Gerry Kowalski to facilitate national housing professionals workshop
December 19, 2005
Gerry Kowalski of Blacksburg, director of residence life at Virginia Tech, has been selected to serve as a faculty member for the 16th annual James C. Grimm National Housing Training Institute (NHTI) this summer at the University of Maryland.
With 25 years of experience in the university on-campus housing field, Kowalski will be one of 10 senior-level university housing officers to lead program participants in a week-long professional development workshop. Faculty members act as mentors and instructors for the group of 30 NHTI participants, who are selected from a national applicant pool of housing officers with three to five years of experience working in college and university housing.
“This is an excellent opportunity to work with an energized group of professionals who want to advance themselves in the field,” said Kowalski. Although this will be his first time at NHTI, Kowalski said he was excited to participate in the workshop because it will provide faculty and participants “a look at the future of the profession.”
NHTI is designed to be an intense career development experience for professionals starting in the field of college and university housing. Participants develop mentoring relationships with NHTI faculty and interact with colleagues from across the nation. Faculty members and participants share suites and apartments on the University of Maryland campus to help foster open communication and to give them the opportunity to experience university housing first-hand.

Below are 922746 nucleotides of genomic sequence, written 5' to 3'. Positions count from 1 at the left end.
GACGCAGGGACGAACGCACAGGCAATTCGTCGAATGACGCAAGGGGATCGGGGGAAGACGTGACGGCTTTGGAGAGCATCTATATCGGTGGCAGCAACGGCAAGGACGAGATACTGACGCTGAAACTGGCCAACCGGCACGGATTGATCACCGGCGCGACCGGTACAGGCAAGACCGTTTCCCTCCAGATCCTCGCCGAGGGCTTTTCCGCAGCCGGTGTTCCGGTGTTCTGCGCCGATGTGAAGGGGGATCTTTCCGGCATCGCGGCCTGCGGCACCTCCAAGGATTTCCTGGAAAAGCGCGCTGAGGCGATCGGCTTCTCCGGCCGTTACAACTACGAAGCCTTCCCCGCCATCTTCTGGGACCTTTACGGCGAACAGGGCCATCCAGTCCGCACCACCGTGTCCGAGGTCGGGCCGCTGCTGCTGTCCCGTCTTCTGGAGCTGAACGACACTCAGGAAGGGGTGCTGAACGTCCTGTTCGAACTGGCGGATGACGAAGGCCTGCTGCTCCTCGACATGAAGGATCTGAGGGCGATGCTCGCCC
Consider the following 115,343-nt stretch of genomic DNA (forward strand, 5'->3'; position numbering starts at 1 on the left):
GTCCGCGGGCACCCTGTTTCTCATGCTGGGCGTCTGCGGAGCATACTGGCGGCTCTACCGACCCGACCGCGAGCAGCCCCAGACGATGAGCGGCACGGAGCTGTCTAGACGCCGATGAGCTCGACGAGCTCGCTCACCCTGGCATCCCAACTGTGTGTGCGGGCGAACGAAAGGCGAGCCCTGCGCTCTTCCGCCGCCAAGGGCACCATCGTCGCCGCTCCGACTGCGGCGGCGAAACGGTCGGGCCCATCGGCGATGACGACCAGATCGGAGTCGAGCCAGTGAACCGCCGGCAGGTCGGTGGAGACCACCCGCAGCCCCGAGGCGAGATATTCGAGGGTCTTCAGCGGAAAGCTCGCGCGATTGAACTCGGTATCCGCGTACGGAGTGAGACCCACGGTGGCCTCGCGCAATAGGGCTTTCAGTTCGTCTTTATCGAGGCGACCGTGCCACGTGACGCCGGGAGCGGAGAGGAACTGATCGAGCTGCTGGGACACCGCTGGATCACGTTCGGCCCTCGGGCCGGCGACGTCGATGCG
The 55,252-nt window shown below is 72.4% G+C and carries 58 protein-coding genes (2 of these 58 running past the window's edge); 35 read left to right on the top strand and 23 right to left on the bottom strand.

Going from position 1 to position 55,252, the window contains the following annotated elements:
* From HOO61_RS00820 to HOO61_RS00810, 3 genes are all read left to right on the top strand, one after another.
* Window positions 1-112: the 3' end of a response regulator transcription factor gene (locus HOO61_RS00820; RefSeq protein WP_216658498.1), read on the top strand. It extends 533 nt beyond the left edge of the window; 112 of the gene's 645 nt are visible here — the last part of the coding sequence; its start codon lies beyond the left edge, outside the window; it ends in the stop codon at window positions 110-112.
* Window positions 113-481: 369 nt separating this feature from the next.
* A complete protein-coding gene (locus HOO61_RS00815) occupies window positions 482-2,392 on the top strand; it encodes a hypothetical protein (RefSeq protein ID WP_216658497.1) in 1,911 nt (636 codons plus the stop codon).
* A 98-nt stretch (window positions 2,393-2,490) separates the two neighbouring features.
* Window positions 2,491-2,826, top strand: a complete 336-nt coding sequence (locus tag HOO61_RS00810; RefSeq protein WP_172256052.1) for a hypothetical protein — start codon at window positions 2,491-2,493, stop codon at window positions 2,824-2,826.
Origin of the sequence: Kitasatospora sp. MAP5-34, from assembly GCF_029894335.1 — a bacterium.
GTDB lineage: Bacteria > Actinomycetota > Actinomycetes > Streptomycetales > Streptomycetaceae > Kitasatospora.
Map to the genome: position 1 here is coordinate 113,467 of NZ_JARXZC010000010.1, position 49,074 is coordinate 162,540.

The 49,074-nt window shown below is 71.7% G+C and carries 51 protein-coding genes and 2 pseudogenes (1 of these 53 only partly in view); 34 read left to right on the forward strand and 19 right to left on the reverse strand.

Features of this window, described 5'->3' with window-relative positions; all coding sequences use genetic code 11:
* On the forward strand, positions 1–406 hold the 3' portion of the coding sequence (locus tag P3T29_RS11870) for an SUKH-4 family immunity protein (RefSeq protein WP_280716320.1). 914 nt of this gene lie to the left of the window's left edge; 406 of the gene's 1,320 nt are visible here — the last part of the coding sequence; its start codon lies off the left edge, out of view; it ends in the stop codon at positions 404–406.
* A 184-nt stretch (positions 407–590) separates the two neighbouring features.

The program focuses on a list of 50 competencies, a set of skills and traits necessary for work in housing, developed by the Association of College and University Housing Officers – International. ACUHO-I co-sponsors the annual event with the University of Maryland Department of Resident Life.
Founded in 1872 as a land-grant college, Virginia Tech has grown to become among the largest universities in the Commonwealth of Virginia. Today, Virginia Tech’s eight colleges are dedicated to putting knowledge to work through teaching, research, and outreach activities and to fulfilling its vision to be among the top research universities in the nation. At its 2,600-acre main campus located in Blacksburg and other campus centers in Northern Virginia, Southwest Virginia, Hampton Roads, Richmond, and Roanoke, Virginia Tech enrolls more than 28,000 full- and part-time undergraduate and graduate students from all 50 states and more than 100 countries in 180 academic degree programs.